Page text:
The first installment of the Microsoft Movie Maker that was introduced along with the Windows Me received flak from critics due to its unassuming features as compared to the IMovie product on the Apple Macintosh.
A year later Version 1.1 was included in Windows XP, which supported the creation of DV AVI and WMV 8 files. November 2002 saw the release of the new and improved Version 2.0. Later, the Windows XP Service Pack 2 included the rather inferior updated Version 2.1.A new version of Microsoft 2.5, was introduced by Windows XP Media Center Edition 2005 with greater provisions for DVD burning. Some versions of Windows “Longhorn” (now known as Windows Vista) included a WPF version, but was later done away with in the development reorganization.
Vista and the Movie Maker
The Windows has been upgraded to version 6 to equate it with the upgraded operating system-Windows Vista. It is, however, referred to as version 3.0 by the SDK. Except for Windows Vista Starter, it is included in all editions. The Home Premium and Ultimate editions of Windows Vista includes a high-definition updated version of the Microsoft.
Score new effects, a few innovative transitions, and a DVR-MS supported file format are included in the Windows Vista Version. Windows Media Center uses this format to record television. HDV camcorders are supported by the HD version in Premium and Ultimate editions of Windows Vista. DVR-MS type files are created from HDV tapes by the Capture Wizard. However, this new version of Windows Movie Maker no longer allows video-imports from an analog source such as a VCR or a webcam.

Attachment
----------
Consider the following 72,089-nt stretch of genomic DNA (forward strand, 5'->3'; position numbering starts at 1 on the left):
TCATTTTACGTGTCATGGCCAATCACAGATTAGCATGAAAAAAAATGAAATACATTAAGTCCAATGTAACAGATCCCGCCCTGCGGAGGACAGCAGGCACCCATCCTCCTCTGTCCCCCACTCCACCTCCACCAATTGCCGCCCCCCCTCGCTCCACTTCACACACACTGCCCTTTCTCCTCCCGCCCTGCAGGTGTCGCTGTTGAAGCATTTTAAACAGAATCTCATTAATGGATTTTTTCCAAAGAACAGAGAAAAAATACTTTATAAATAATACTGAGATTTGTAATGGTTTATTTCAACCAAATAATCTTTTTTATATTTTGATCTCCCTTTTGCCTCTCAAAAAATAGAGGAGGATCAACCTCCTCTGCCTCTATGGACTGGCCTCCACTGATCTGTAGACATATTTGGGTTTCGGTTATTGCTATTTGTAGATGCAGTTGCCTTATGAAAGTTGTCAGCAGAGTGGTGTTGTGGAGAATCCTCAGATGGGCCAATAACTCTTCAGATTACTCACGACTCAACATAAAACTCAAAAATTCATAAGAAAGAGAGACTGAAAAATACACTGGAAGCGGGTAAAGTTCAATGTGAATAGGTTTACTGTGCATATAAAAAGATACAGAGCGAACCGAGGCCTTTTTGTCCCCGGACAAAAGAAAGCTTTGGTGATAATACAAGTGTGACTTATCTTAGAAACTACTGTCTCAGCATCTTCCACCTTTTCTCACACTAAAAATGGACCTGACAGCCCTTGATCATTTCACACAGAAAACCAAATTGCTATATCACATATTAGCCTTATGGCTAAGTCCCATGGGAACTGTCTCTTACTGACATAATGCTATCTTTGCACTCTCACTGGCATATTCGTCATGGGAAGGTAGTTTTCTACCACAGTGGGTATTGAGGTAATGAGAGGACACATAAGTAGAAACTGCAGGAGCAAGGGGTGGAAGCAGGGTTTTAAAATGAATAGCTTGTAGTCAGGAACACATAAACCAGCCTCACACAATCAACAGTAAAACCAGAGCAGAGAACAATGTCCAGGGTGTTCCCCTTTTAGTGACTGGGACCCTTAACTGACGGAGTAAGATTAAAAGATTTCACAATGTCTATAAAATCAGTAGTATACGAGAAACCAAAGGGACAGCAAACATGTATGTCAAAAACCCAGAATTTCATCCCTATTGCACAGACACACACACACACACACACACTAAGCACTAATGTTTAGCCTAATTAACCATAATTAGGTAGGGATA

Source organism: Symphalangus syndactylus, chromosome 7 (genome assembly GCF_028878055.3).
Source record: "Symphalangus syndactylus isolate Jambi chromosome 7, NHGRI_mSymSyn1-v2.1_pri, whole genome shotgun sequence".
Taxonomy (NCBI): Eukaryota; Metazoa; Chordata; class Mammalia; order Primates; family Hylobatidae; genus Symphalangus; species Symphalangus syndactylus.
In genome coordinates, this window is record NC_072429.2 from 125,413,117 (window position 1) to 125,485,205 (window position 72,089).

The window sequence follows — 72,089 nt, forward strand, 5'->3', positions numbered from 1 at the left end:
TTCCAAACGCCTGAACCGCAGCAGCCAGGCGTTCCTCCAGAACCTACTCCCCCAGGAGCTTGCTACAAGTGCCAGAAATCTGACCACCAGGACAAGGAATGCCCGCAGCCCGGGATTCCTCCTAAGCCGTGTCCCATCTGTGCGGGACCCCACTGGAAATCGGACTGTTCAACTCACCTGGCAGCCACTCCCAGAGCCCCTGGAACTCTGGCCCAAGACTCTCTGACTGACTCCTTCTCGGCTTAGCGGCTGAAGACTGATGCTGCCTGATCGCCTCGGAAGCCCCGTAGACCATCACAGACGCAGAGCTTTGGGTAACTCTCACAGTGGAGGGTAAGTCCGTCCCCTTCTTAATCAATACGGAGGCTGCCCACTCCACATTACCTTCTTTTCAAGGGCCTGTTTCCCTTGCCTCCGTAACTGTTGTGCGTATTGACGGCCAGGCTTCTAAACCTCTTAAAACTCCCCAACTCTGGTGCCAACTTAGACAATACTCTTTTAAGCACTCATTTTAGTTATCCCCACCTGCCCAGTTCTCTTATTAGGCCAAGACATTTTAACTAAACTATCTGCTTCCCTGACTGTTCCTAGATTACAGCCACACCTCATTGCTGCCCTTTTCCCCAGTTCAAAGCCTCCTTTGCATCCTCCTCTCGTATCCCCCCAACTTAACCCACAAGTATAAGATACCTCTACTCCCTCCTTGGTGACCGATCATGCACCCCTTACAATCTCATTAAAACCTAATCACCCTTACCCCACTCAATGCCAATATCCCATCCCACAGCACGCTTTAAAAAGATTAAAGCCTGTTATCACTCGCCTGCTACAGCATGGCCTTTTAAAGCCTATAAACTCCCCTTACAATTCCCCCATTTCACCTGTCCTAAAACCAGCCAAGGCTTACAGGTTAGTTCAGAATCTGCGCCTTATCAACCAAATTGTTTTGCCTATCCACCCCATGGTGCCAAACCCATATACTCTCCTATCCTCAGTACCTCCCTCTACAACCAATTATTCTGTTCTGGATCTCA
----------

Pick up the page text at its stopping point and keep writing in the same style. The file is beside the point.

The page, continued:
A pixel shader hardware support is required by all Windows Vista versions. This new versions might not be supported by some systems. Microsoft has solved this issue by releasing an updated version of the older 2.6 for Windows Vista on the Microsoft Download Center. This version therefore allows the use of Windows not only on Vista but also on systems where the Windows Vista version cannot be run.
Windows Movie Maker 2.1
Windows Movie Maker 2.1, is a totally different ball game altogether offering options to create, customize and share home movies on your computer. You can fine tune your own movie, editing the poor shots and incorporating the best ones only. The movie can subsequently be shared through the desired medium. You can transfer your potential Oscar-winning film on to a DVD using other applications. There are also software available that allow you to transfer your movie back to videotape in your camera to facilitate playback on television or in the camera. Movie Maker 2.1 also offers great state of the art special effects, music and narrative techniques that are flexible and add that extra edge to your movie.